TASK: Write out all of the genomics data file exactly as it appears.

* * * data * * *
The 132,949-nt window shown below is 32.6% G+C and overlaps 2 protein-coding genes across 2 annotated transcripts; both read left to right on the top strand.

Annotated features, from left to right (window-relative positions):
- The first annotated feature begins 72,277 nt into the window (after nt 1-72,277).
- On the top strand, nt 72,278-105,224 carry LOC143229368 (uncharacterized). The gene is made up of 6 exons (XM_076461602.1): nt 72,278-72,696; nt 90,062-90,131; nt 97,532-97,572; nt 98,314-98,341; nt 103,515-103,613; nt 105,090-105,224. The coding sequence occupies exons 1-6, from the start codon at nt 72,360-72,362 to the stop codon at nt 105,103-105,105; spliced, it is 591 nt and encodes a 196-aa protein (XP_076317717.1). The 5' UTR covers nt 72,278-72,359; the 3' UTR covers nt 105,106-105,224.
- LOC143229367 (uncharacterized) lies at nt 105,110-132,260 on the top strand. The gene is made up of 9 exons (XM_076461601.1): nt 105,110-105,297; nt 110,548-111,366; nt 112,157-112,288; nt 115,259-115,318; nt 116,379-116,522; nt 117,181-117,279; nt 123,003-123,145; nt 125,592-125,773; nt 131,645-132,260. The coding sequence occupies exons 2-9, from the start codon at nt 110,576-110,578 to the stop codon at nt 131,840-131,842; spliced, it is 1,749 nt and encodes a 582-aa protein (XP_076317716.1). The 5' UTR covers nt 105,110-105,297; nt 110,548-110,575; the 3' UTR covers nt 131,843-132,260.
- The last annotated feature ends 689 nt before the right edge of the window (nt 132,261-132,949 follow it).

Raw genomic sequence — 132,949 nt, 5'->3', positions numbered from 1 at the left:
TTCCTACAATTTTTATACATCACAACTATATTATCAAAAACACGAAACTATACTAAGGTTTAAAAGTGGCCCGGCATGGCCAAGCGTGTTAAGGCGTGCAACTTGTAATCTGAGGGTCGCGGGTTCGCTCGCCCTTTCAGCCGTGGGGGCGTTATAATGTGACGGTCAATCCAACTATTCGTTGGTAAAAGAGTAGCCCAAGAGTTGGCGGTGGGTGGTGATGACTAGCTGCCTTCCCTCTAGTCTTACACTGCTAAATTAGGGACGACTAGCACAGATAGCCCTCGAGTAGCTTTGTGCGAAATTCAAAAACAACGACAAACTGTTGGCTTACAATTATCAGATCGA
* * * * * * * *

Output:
The 132,949-nt window shown below is 32.6% G+C and overlaps 2 protein-coding genes across 2 annotated transcripts; both read left to right on the top strand.

Annotated features, from left to right (window-relative positions):
- The first annotated feature begins 72,277 nt into the window (after nt 1-72,277).
- On the top strand, nt 72,278-105,224 carry LOC143229368 (uncharacterized). The gene is made up of 6 exons (XM_076461602.1): nt 72,278-72,696; nt 90,062-90,131; nt 97,532-97,572; nt 98,314-98,341; nt 103,515-103,613; nt 105,090-105,224. The coding sequence occupies exons 1-6, from the start codon at nt 72,360-72,362 to the stop codon at nt 105,103-105,105; spliced, it is 591 nt and encodes a 196-aa protein (XP_076317717.1). The 5' UTR covers nt 72,278-72,359; the 3' UTR covers nt 105,106-105,224.
- LOC143229367 (uncharacterized) lies at nt 105,110-132,260 on the top strand. The gene is made up of 9 exons (XM_076461601.1): nt 105,110-105,297; nt 110,548-111,366; nt 112,157-112,288; nt 115,259-115,318; nt 116,379-116,522; nt 117,181-117,279; nt 123,003-123,145; nt 125,592-125,773; nt 131,645-132,260. The coding sequence occupies exons 2-9, from the start codon at nt 110,576-110,578 to the stop codon at nt 131,840-131,842; spliced, it is 1,749 nt and encodes a 582-aa protein (XP_076317716.1). The 5' UTR covers nt 105,110-105,297; nt 110,548-110,575; the 3' UTR covers nt 131,843-132,260.
- The last annotated feature ends 689 nt before the right edge of the window (nt 132,261-132,949 follow it).

Raw genomic sequence — 132,949 nt, 5'->3', positions numbered from 1 at the left:
TTCCTACAATTTTTATACATCACAACTATATTATCAAAAACACGAAACTATACTAAGGTTTAAAAGTGGCCCGGCATGGCCAAGCGTGTTAAGGCGTGCAACTTGTAATCTGAGGGTCGCGGGTTCGCTCGCCCTTTCAGCCGTGGGGGCGTTATAATGTGACGGTCAATCCAACTATTCGTTGGTAAAAGAGTAGCCCAAGAGTTGGCGGTGGGTGGTGATGACTAGCTGCCTTCCCTCTAGTCTTACACTGCTAAATTAGGGACGACTAGCACAGATAGCCCTCGAGTAGCTTTGTGCGAAATTCAAAAACAACGACAAACTGTTGGCTTACAATTATCAGATCGA